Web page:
Naloxone, sold under the brandname Narcan among others, is a medication used to block the effects of opioids, especially in overdose. Naloxone may be combined with an opioid (in the same pill) to decrease the risk of opioid misuse. When given intravenously, naloxone works within two minutes, and when injected into a muscle, it works within five minutes; it may also be sprayed into the nose. The effects of naloxone last about half an hour to an hour. Multiple doses may be required, as the duration of action of most opioids is greater than that of naloxone.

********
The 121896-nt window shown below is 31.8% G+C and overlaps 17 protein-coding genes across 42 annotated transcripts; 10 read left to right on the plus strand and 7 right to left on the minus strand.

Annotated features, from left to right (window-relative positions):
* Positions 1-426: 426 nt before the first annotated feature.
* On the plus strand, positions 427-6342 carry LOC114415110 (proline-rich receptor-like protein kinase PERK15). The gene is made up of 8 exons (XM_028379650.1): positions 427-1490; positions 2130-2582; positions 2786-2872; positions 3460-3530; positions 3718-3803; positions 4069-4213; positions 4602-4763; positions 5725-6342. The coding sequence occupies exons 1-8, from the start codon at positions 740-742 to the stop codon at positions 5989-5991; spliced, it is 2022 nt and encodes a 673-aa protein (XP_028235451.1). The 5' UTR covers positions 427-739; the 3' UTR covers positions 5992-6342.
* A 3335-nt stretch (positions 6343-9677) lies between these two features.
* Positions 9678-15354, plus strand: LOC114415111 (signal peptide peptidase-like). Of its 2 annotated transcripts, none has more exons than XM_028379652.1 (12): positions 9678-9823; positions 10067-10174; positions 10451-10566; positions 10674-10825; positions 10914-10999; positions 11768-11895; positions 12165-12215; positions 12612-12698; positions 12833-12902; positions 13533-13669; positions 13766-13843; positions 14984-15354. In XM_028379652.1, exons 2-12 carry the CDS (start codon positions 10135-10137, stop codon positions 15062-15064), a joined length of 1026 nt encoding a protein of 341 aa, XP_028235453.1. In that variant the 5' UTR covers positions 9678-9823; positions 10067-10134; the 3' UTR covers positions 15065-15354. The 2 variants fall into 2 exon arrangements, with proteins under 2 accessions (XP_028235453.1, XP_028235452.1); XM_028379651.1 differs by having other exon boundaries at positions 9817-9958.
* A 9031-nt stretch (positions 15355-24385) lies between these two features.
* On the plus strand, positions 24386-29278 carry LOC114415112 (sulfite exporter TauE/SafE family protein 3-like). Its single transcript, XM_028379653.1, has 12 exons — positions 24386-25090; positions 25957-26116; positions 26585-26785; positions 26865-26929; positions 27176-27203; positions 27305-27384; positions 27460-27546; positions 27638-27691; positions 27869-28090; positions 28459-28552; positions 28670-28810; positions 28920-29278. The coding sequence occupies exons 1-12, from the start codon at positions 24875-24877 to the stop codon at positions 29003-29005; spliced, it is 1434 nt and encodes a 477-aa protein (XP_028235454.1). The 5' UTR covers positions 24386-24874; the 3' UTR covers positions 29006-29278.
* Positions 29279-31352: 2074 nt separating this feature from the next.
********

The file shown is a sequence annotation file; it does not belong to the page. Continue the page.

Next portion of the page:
Administration to opioid-dependent individuals may cause symptoms of opioid withdrawal, including restlessness, agitation, nausea, vomiting, a fast heart rate, and sweating. To prevent this, small doses every few minutes can be given until the desired effect is reached. In those with previous heart disease or taking medications that negatively affect the heart, further heart problems have occurred. It appears to be safe in pregnancy, after having been given to a limited number of women. Naloxone is a non-selective and competitive opioid receptor antagonist. It works by reversing the depression of the central nervous system and respiratory system caused by opioids.